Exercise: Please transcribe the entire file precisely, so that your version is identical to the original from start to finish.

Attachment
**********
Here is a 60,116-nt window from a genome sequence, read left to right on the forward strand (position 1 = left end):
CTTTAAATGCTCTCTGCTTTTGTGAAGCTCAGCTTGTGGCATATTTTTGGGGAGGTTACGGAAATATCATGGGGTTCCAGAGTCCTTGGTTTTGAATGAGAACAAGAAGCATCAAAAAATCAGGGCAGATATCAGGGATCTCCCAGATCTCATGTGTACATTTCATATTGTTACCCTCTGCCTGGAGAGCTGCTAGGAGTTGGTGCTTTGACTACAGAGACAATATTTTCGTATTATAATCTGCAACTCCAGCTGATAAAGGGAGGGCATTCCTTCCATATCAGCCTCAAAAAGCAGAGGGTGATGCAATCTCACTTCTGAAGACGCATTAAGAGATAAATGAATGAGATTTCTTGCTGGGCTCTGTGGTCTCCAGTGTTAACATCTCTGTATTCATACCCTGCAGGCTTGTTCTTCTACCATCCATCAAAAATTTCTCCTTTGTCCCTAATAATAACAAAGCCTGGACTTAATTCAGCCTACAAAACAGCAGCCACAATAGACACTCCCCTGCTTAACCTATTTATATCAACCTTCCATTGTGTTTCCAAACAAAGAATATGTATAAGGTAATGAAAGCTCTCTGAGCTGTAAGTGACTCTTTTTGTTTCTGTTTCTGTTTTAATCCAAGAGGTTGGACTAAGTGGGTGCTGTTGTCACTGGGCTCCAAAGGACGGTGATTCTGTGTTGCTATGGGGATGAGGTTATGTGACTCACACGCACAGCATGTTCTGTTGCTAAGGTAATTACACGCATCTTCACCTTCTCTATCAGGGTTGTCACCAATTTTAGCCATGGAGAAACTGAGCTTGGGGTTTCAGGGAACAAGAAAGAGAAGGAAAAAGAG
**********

Here is a 60,116-nt window from a genome sequence, read left to right on the forward strand (position 1 = left end):
CTTTAAATGCTCTCTGCTTTTGTGAAGCTCAGCTTGTGGCATATTTTTGGGGAGGTTACGGAAATATCATGGGGTTCCAGAGTCCTTGGTTTTGAATGAGAACAAGAAGCATCAAAAAATCAGGGCAGATATCAGGGATCTCCCAGATCTCATGTGTACATTTCATATTGTTACCCTCTGCCTGGAGAGCTGCTAGGAGTTGGTGCTTTGACTACAGAGACAATATTTTCGTATTATAATCTGCAACTCCAGCTGATAAAGGGAGGGCATTCCTTCCATATCAGCCTCAAAAAGCAGAGGGTGATGCAATCTCACTTCTGAAGACGCATTAAGAGATAAATGAATGAGATTTCTTGCTGGGCTCTGTGGTCTCCAGTGTTAACATCTCTGTATTCATACCCTGCAGGCTTGTTCTTCTACCATCCATCAAAAATTTCTCCTTTGTCCCTAATAATAACAAAGCCTGGACTTAATTCAGCCTACAAAACAGCAGCCACAATAGACACTCCCCTGCTTAACCTATTTATATCAACCTTCCATTGTGTTTCCAAACAAAGAATATGTATAAGGTAATGAAAGCTCTCTGAGCTGTAAGTGACTCTTTTTGTTTCTGTTTCTGTTTTAATCCAAGAGGTTGGACTAAGTGGGTGCTGTTGTCACTGGGCTCCAAAGGACGGTGATTCTGTGTTGCTATGGGGATGAGGTTATGTGACTCACACGCACAGCATGTTCTGTTGCTAAGGTAATTACACGCATCTTCACCTTCTCTATCAGGGTTGTCACCAATTTTAGCCATGGAGAAACTGAGCTTGGGGTTTCAGGGAACAAGAAAGAGAAGGAAAAAGAG